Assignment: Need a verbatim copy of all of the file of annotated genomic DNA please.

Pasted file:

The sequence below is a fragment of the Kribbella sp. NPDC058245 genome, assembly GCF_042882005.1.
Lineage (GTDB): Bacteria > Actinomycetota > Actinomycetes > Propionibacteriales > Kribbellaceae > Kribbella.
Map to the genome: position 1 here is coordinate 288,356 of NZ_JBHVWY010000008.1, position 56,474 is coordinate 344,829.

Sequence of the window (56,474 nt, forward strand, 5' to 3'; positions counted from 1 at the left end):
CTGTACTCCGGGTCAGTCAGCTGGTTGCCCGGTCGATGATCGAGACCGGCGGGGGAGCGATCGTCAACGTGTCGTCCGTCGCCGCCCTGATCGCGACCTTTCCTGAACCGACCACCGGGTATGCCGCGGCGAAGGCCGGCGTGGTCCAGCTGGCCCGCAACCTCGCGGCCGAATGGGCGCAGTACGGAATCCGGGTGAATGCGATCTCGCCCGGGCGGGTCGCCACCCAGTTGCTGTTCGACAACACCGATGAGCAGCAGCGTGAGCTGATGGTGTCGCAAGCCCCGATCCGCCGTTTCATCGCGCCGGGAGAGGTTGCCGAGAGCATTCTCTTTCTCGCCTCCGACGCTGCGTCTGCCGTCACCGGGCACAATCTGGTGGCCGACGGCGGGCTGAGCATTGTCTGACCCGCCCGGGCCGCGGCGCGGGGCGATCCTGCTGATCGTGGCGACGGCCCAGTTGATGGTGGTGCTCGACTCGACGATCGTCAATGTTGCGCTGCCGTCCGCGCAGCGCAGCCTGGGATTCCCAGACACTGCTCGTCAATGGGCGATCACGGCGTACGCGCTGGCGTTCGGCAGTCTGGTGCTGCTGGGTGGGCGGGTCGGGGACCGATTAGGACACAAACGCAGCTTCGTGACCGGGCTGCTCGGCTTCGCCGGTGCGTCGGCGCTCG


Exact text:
The sequence below is a fragment of the Kribbella sp. NPDC058245 genome, assembly GCF_042882005.1.
Lineage (GTDB): Bacteria > Actinomycetota > Actinomycetes > Propionibacteriales > Kribbellaceae > Kribbella.
Map to the genome: position 1 here is coordinate 288,356 of NZ_JBHVWY010000008.1, position 56,474 is coordinate 344,829.

Sequence of the window (56,474 nt, forward strand, 5' to 3'; positions counted from 1 at the left end):
CTGTACTCCGGGTCAGTCAGCTGGTTGCCCGGTCGATGATCGAGACCGGCGGGGGAGCGATCGTCAACGTGTCGTCCGTCGCCGCCCTGATCGCGACCTTTCCTGAACCGACCACCGGGTATGCCGCGGCGAAGGCCGGCGTGGTCCAGCTGGCCCGCAACCTCGCGGCCGAATGGGCGCAGTACGGAATCCGGGTGAATGCGATCTCGCCCGGGCGGGTCGCCACCCAGTTGCTGTTCGACAACACCGATGAGCAGCAGCGTGAGCTGATGGTGTCGCAAGCCCCGATCCGCCGTTTCATCGCGCCGGGAGAGGTTGCCGAGAGCATTCTCTTTCTCGCCTCCGACGCTGCGTCTGCCGTCACCGGGCACAATCTGGTGGCCGACGGCGGGCTGAGCATTGTCTGACCCGCCCGGGCCGCGGCGCGGGGCGATCCTGCTGATCGTGGCGACGGCCCAGTTGATGGTGGTGCTCGACTCGACGATCGTCAATGTTGCGCTGCCGTCCGCGCAGCGCAGCCTGGGATTCCCAGACACTGCTCGTCAATGGGCGATCACGGCGTACGCGCTGGCGTTCGGCAGTCTGGTGCTGCTGGGTGGGCGGGTCGGGGACCGATTAGGACACAAACGCAGCTTCGTGACCGGGCTGCTCGGCTTCGCCGGTGCGTCGGCGCTCG